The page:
As you get better acquainted with social media use, you may eventually consider the option of promoting your posts to a wider audience. In this article, we’ll go over the fundamentals of and FAQs about promoting your posts on social media.
Of course, promoting posts is neither required nor expected of you as an author. The members of your marketing team at Penguin Random House are often experts in digital advertising, so before launching any ad campaign, you should reach out to get their perspective.
However, if you’re interested in learning more about the process, and the costs involved, here are some FAQs about promoting your posts on social media:
Which platforms work best for promoting posts?
There are many social media platforms, and just about all of them feature some way to promote your posts to a wider audience.
LinkedIn and Pinterest both have built-in advertising features, so if your primary audience is on either of these sites, it might be something to consider.
Many authors and their audiences are on Twitter, but their promotions are generally more expensive, and—because Twitter knows less about its users than other sites—not always well targeted.
When it comes to flexibility in price, precision of targeting, and ease of use, Facebook and Instagram often make the most sense for authors.
So in this article, we’ll focus on Facebook and Instagram.
Which posts work best when promoted?
When choosing a post to promote, think briefly about the sponsored posts on Facebook or Instagram that most often grab your attention. Generally speaking, you’re going to want the post to have a captivating image, and you’ll want the caption to be snappy.
When taking a picture of your book, think back to this recent post and make sure you’re ticking all the boxes: Lighting, Setting, Composition, and Props. Still, when you’re creating a promoted post, you want to make sure that the book itself is the star—so make sure it doesn’t get too lost in the staging or landscape! Also note that promoted posts will be denied or shown to a limited audience if there’s too much text, so do not add text to the photo; save that for the body of the post. (The text on your book cover, of course, is okay!)
Then think about the goal: Do you want to increase sales? Get more newsletter subscribers? Get more followers? Whatever the goal, you’ll want to create a clear, concise message with a call to action at the end.
Once you’ve proofed the draft, and you’re happy with it, post it for your followers. You can boost immediately, or you can wait for some initial feedback from your followers before you promote the post. But note that once you publish the post, you will no longer be able to edit it!
How do I promote a post?
- Set an objective
On Facebook, you’ll be given the option to favor either engagements or messages to connect with potential customers. Since the latter is geared more to storefronts, you’ll want to choose “Post engagements.” On both Instagram and Facebook, you’ll be given the option to set up a “Learn More” button that goes to a specific link. This is where you can put your buy link, newsletter sign-up link, or whatever best fits your goal.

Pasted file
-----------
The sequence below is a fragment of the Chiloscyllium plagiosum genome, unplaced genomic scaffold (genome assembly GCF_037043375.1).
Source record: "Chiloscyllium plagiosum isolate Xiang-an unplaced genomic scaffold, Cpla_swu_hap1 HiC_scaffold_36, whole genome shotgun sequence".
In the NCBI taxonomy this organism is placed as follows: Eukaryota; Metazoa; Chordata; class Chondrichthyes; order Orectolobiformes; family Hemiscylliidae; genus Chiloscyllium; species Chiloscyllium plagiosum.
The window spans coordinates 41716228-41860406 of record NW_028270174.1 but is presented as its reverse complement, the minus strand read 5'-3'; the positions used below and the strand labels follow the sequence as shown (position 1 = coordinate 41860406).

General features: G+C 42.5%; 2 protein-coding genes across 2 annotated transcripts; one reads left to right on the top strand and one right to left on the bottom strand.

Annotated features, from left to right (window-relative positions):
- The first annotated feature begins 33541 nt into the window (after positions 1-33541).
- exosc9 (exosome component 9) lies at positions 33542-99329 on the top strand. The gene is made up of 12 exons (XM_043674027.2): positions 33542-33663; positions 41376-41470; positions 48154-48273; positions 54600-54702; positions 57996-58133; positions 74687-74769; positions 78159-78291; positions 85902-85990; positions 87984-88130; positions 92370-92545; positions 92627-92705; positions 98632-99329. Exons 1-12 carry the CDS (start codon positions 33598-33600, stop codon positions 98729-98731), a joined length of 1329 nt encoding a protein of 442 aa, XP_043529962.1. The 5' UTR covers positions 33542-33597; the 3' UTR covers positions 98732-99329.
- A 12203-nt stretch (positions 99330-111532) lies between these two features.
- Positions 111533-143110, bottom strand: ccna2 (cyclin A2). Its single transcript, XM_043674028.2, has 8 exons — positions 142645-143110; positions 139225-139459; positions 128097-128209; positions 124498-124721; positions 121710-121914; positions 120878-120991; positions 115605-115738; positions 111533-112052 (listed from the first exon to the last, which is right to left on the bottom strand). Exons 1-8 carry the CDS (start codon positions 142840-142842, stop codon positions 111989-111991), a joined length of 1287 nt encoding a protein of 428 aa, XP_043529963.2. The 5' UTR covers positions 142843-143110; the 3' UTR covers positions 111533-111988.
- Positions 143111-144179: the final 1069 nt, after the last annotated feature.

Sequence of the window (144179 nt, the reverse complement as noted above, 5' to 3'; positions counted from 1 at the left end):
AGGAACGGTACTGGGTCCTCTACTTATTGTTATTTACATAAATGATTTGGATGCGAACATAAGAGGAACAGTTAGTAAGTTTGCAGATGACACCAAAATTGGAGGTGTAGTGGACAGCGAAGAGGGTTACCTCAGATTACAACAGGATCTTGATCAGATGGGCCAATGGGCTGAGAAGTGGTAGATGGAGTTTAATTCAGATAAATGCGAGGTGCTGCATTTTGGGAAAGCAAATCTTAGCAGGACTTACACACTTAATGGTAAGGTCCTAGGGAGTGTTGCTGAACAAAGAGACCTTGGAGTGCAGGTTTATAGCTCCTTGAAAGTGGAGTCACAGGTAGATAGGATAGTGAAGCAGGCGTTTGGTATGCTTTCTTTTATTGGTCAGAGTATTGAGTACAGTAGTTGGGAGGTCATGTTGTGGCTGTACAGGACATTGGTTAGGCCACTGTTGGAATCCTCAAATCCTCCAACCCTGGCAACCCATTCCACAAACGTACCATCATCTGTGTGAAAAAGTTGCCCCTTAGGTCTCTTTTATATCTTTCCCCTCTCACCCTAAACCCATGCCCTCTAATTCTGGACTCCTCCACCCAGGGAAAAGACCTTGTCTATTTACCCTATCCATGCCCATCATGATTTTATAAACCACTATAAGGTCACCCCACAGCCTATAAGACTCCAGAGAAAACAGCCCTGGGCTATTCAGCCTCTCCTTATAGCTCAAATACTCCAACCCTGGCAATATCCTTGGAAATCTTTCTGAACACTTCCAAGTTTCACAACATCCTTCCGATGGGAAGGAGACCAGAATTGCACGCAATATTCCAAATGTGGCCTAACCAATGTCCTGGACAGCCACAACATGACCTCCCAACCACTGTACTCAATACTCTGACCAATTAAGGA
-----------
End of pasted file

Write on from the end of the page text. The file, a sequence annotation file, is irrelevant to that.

- Targeting the right audience
Your audience is usually set up through Facebook—even when you’re using Instagram—so it’s worth starting there. If you want to focus on those who follow your Facebook page but don’t often see your posts, click “People who like your Page.” Otherwise, consider setting up your own targets: location (keep this consistent with the territories in which your book is sold), age (keep this in your target age range, but consider leaving it broad to start—you can always narrow it later), and interests.
For interests, add as many as you find relevant to your book. “Reading” and “Literature” apply to all, but you can get quite granular with these audiences to target the exact type of person who would want your book. Remember that these are targeted to those who express any of these interests—they don’t need to enjoy them all. Facebook will give you an idea of how well defined your audience is.
- Setting a duration and budget
Always make sure to set a budget cap in your Facebook Ads Manager so that you don’t accidentally overspend. Set a total budget and duration for your post. For your first attempt, it might make sense to set up a low and slow campaign. You can spend as little as $1.00 per day, and a small investment can give you a lot of information about your audience on each platform.
- Analyzing the response
By going into your Ads Manager on Facebook, or clicking “Promoted Posts” in your settings on Instagram, you can analyze each campaign. Take into account the breakdown by gender, age, and location. Do multiple small tests to see what sticks and what doesn’t. Does one country tend to interact most with your posts? Does one age group click through to your buy links more than others?
As with many of our social media tips, analyzing the response and keeping track of your findings is the best way to make sure you’re getting the most out of your posts. This is true whether or not you decide to put any money into post promotion!
Promoted posts are never a requirement, but compared to other types of advertising, you do get a lot of return for a small investment. And with Facebook and Instagram’s precise targeting, you’ll find that you’re often reaching audiences who want to learn about—and hopefully buy!—your book.
Phil Stamper-Halpin is Senior Manager, Publishing Development & Author Platforms for Penguin Random House.